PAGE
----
Over the course of just a lap or two of hard swimming the strap is usually no longer on my chest. I’ve tightened the strap as tight as I can, as well as tried numerous positions (front, back, side, higher, lower, etc…) and all eventually result in the same result. Likely because the strap has about half an inch of space as it crosses my sternum – where water can slide under and create a small sail to catch against.
Again, this won’t be an issue for everyone, but it’s something to consider. And it certainly isn’t an issue if wearing a wetsuit or swimsuit that covers your chest. And this isn’t really a Polar problem – as I’ve tried a few other straps underwater and all result in the same.
That said – if I did swim slow enough, then the data came out just fine and dandy, minus a few flat areas where I didn’t realize the strap has slipped too far down:
G5 GPS Pod Accuracy:
If there’s one thing I’ve been amazed by – it’s the accuracy of the G5 GPS pod compared to other integrated GPS watches. It’s not so much that I expected it to be inaccurate, but rather I was amazed at just how often it was exactly the same as my other GPS devices – whether it be an 80 mile ride, or a 8 mile interval session through the woods.
I found that in virtually every scenario it was spot on with a host of other devices I was using at the time.
There was only two specific scenarios I saw issues. One was a recent run under some trees where I had it in my running shorts (instead of in the recommended arm band), and another was when I had it on cycling in my back jersey pocket, again instead of the recommended the arm band. In both scenarios I saw some brief dropouts where it said the GPS was unavailable. It wasn’t clear if it meant the GPS signal (satellite) was unavailable, or if it meant the GPS pod had strayed too far from the RCX5 watch itself. In both cases however, the signal picked up quickly and interpolated the spaces between the two points.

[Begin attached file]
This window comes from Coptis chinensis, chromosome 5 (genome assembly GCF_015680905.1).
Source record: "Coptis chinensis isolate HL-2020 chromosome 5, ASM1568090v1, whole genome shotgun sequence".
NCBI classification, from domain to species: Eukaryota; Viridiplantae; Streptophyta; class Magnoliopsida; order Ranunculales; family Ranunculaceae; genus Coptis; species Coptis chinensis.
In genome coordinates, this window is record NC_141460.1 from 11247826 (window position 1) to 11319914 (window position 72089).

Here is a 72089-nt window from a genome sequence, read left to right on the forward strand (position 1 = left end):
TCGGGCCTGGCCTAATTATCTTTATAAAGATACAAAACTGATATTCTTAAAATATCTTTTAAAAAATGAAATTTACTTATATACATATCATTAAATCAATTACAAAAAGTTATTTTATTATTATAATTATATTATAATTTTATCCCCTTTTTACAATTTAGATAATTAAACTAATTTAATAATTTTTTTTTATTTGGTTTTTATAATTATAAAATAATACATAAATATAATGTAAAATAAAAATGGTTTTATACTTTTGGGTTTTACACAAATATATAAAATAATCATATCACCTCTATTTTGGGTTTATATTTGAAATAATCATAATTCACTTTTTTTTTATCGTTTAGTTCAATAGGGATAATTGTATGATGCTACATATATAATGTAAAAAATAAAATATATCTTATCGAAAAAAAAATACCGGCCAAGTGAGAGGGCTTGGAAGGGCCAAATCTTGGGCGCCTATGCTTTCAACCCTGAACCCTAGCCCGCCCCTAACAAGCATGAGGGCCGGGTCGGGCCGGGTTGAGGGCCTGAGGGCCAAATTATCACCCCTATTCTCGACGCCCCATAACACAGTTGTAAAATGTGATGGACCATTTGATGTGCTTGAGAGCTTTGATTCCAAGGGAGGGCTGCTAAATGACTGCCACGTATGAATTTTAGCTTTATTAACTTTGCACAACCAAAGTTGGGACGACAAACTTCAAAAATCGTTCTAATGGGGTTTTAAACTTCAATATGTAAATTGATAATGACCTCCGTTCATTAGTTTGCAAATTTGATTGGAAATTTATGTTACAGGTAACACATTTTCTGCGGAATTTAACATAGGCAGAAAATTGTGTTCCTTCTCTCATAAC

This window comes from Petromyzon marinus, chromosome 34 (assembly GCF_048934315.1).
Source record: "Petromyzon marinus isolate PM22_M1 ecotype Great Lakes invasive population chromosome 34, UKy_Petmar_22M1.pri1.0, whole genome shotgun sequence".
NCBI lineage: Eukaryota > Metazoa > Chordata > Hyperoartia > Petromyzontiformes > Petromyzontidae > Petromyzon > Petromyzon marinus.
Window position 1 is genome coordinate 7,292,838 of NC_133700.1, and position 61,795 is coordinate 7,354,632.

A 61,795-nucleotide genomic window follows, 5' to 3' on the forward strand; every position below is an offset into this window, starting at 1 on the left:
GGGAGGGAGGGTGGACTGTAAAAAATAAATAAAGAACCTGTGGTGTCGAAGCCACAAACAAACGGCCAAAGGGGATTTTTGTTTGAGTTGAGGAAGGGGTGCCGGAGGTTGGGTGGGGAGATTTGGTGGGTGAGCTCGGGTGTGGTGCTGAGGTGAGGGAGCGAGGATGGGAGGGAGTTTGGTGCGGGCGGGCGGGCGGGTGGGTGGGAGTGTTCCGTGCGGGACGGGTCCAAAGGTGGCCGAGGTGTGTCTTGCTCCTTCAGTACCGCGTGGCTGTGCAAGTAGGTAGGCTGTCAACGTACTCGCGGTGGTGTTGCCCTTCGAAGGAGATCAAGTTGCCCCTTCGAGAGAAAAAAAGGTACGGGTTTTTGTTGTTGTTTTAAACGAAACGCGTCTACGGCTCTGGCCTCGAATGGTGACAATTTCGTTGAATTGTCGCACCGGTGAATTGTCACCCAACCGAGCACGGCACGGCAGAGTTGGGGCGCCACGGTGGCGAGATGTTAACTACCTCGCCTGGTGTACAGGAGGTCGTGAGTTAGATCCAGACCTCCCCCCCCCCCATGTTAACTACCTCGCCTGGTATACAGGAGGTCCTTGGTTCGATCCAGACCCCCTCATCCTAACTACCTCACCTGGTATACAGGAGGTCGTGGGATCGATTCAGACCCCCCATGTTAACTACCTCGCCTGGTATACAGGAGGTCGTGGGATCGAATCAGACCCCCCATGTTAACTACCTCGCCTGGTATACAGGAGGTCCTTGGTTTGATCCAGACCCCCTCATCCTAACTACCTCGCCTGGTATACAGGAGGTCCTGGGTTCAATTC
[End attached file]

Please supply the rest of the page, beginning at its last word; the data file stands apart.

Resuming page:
In the case of the running, the distance was short enough that it didn’t matter. In the case of cycling, it actually did cut a corner due to the road that I was travelling having a curve in it. Though, through a bit of luck, by the end of the ride it and the Edge 800 I had on as well matched – likely because the Edge 800 dropped some satellite coverage somewhere else (otherwise the Edge 800 would have been longer). You can see the drop below, by looking at the straight line between the two points, compared to my return, which is along the road.
Of course, in both situations you can use either the footpod or speed sensor instead, but in reality, out of the 27 runs or bikes I’ve done with it thus far, these were the only two occasions that this happened, and both of them seemed to be negligible in the overall distance.
That all said, this weekend I plan to be spending some time putting all of the new 2011 GPS based units through my usual GPS Accuracy Tests, using the same courses as I did last year. So look for those results in the near future.
s3+ Footpod & Footpod Accuracy:
The new s3+ footpod sensor allows you to run indoors and track distance & pace, as well as tracking run turnover (cadence) both indoors and outside. You can of course use the sensor in place of the GPS pod outdoors as well to gather distance/pace information while running.
The footpod sensor should be calibrated prior to use, to ensure it’s accurate. Pre-calibration I found my paces off by about 10-15% from GPS provided paces. Once calibration was complete however (just ran half a mile on the track), the sensor was spot on, nailing .25 miles every lap around the 400m (quarter mile) track.
Calibration is super quick to run through, simply specify how long (exactly) you plan to run and then start running, letting the watch know once you’re done. I recommend either a track or treadmill to get the most accurate results:
Once done, it’ll give you a calibration factor. This calibration factor works well regardless of what pace you ran the original calibration test at. For example, I ran my calibration tests at about a 7:30/mile pace. Then I went out and did a few laps at paces ranging between 5:00/mile and 10:00/mile for a few hundred meters at a time…in the end, the distances around the track were right on target.